Mystery repeating energy bursts in deep space 'could be aliens'

Cesar Mills
January 12, 2019

There have been more than 60 FRBs observed by researchers to date; however, scientists have only ever recorded one other repeating burst from a single source.

But what's even rarer than FRBs is repeating FRBs; only one has ever been found, via the massive Arecibo array in Puerto Rico.

The signal was detected by the Canadian Hydrogen Intensity Mapping Experiment (CHIME), a radio telescope designed and built by Canadian scientists.

Of the 13 new FRBs, seven of them were, unexpectedly, detected at 400 megahertz (MHz), the lowest radio frequencies measured so far for these bursts. And among them, a FRB flashed repeatedly six times in a row. That suggests they're far more common than that, and now that we know what to look for we're likely to find more.

The repeating fast radio burst (FRB) was one of 13 FRBs to be detected by the Canadian Hydrogen Intensity Mapping Experiment's (CHIME), a radio telescope in British Columbia's Okanagan Valley, during its pre-commissioning run in the summer of 2018. The frequency patterns also share some characteristics with magnetars, those rotating neutron stars that have always been suspected to be FRB sources. And when there are increased sources and more repeaters for the goal of conducting a study, the cosmic puzzles would become easier for them to have better understanding and it would then be clear that what the actual source of those blasts was.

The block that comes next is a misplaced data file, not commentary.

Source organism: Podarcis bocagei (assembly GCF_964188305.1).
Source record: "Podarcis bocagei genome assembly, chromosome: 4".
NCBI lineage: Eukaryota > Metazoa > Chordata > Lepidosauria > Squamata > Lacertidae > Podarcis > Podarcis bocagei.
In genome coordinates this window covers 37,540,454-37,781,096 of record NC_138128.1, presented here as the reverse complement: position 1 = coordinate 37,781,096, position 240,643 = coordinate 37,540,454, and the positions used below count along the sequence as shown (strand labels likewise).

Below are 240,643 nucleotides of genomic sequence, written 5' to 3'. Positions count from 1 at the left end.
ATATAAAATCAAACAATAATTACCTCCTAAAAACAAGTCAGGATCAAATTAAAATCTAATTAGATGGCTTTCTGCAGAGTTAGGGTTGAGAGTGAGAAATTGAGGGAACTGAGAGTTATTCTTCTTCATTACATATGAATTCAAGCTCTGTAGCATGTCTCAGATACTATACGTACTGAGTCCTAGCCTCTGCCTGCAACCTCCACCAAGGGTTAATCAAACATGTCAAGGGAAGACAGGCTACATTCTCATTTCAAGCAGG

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Theories include a neutron star that has a strong magnetic field spinning rapidly, the merging of two neutron stars and even alien spaceships.

Over time, Stairs says researchers will hopefully be able to develop a "clearer picture" that could lead to figuring out what exactly is producing these radio waves. "There are some models where intrinsically the source can't produce anything below a certain frequency", said Arun Naidu of McGill University in Canada, who was part of the team that detected the signal. They were picked up by a telescope in Canada. This remarkable observation could help scientists to better understand this phenomenon and where these bursts originate in the universe. The new signal is known as FRB 180814.J0422+73. It also heard a very unusual repeating signal, coming from the same source about 1.5 billion light years away.

National Radio Astronomy Observatory (NRAO) radio dishes of the Very Large Array near Socorro, New Mexico, is where the 2012 FRB was documented. The mystery about why these bursts happen and where they come from continues, which always spurs believers to think that advanced extraterrestrial civilizations are creating them.

To which he added: "CHIME is the most prolific FRB hunter in the world and we are looking forward to sharing new results in the upcoming months". "But it has to be in some special place tog I've us all the scattering that we see".

But, from whatever little data exists, most scientists do not believe that FRBs are attempts by aliens to contact us.

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